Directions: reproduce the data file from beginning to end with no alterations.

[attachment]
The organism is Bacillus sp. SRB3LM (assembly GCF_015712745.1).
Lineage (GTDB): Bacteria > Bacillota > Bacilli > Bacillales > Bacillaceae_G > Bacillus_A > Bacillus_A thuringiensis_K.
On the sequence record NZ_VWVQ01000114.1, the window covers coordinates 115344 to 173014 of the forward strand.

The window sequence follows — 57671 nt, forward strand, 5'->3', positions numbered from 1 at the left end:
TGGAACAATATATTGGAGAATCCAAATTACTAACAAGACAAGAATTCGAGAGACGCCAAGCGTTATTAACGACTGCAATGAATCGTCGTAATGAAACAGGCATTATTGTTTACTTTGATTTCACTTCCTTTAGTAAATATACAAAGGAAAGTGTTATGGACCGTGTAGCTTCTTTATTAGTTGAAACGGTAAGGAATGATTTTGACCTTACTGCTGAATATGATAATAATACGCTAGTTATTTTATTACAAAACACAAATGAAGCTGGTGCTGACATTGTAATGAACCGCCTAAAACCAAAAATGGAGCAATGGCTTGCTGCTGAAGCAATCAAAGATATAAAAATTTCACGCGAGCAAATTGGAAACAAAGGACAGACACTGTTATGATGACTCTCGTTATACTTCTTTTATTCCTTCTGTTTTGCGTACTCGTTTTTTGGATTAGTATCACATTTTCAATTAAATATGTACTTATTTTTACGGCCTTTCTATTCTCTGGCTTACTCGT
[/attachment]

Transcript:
The organism is Bacillus sp. SRB3LM (assembly GCF_015712745.1).
Lineage (GTDB): Bacteria > Bacillota > Bacilli > Bacillales > Bacillaceae_G > Bacillus_A > Bacillus_A thuringiensis_K.
On the sequence record NZ_VWVQ01000114.1, the window covers coordinates 115344 to 173014 of the forward strand.

The window sequence follows — 57671 nt, forward strand, 5'->3', positions numbered from 1 at the left end:
TGGAACAATATATTGGAGAATCCAAATTACTAACAAGACAAGAATTCGAGAGACGCCAAGCGTTATTAACGACTGCAATGAATCGTCGTAATGAAACAGGCATTATTGTTTACTTTGATTTCACTTCCTTTAGTAAATATACAAAGGAAAGTGTTATGGACCGTGTAGCTTCTTTATTAGTTGAAACGGTAAGGAATGATTTTGACCTTACTGCTGAATATGATAATAATACGCTAGTTATTTTATTACAAAACACAAATGAAGCTGGTGCTGACATTGTAATGAACCGCCTAAAACCAAAAATGGAGCAATGGCTTGCTGCTGAAGCAATCAAAGATATAAAAATTTCACGCGAGCAAATTGGAAACAAAGGACAGACACTGTTATGATGACTCTCGTTATACTTCTTTTATTCCTTCTGTTTTGCGTACTCGTTTTTTGGATTAGTATCACATTTTCAATTAAATATGTACTTATTTTTACGGCCTTTCTATTCTCTGGCTTACTCGT